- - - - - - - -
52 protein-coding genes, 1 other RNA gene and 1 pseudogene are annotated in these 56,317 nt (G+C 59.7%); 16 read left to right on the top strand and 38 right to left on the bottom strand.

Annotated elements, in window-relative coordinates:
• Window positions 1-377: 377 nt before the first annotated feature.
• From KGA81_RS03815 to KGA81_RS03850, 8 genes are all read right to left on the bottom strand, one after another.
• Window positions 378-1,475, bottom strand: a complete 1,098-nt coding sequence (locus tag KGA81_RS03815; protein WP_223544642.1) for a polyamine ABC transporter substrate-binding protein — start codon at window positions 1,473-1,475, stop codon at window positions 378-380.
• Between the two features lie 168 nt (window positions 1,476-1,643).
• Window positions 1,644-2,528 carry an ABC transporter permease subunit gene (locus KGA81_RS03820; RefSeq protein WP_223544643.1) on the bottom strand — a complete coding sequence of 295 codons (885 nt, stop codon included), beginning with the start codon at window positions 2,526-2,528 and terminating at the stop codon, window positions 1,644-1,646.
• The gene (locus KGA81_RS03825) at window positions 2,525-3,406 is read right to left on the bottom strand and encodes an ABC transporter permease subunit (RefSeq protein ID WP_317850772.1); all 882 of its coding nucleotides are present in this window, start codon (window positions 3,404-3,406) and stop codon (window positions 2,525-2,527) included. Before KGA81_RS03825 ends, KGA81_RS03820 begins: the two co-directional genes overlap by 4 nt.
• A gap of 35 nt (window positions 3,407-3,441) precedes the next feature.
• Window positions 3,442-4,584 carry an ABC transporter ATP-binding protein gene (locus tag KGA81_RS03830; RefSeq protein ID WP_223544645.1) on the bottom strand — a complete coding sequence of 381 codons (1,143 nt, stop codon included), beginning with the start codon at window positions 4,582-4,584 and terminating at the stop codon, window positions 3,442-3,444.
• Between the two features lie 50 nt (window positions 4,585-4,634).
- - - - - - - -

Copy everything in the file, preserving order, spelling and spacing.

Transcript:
52 protein-coding genes, 1 other RNA gene and 1 pseudogene are annotated in these 56,317 nt (G+C 59.7%); 16 read left to right on the top strand and 38 right to left on the bottom strand.

Annotated elements, in window-relative coordinates:
• Window positions 1-377: 377 nt before the first annotated feature.
• From KGA81_RS03815 to KGA81_RS03850, 8 genes are all read right to left on the bottom strand, one after another.
• Window positions 378-1,475, bottom strand: a complete 1,098-nt coding sequence (locus tag KGA81_RS03815; protein WP_223544642.1) for a polyamine ABC transporter substrate-binding protein — start codon at window positions 1,473-1,475, stop codon at window positions 378-380.
• Between the two features lie 168 nt (window positions 1,476-1,643).
• Window positions 1,644-2,528 carry an ABC transporter permease subunit gene (locus KGA81_RS03820; RefSeq protein WP_223544643.1) on the bottom strand — a complete coding sequence of 295 codons (885 nt, stop codon included), beginning with the start codon at window positions 2,526-2,528 and terminating at the stop codon, window positions 1,644-1,646.
• The gene (locus KGA81_RS03825) at window positions 2,525-3,406 is read right to left on the bottom strand and encodes an ABC transporter permease subunit (RefSeq protein ID WP_317850772.1); all 882 of its coding nucleotides are present in this window, start codon (window positions 3,404-3,406) and stop codon (window positions 2,525-2,527) included. Before KGA81_RS03825 ends, KGA81_RS03820 begins: the two co-directional genes overlap by 4 nt.
• A gap of 35 nt (window positions 3,407-3,441) precedes the next feature.
• Window positions 3,442-4,584 carry an ABC transporter ATP-binding protein gene (locus tag KGA81_RS03830; RefSeq protein ID WP_223544645.1) on the bottom strand — a complete coding sequence of 381 codons (1,143 nt, stop codon included), beginning with the start codon at window positions 4,582-4,584 and terminating at the stop codon, window positions 3,442-3,444.
• Between the two features lie 50 nt (window positions 4,585-4,634).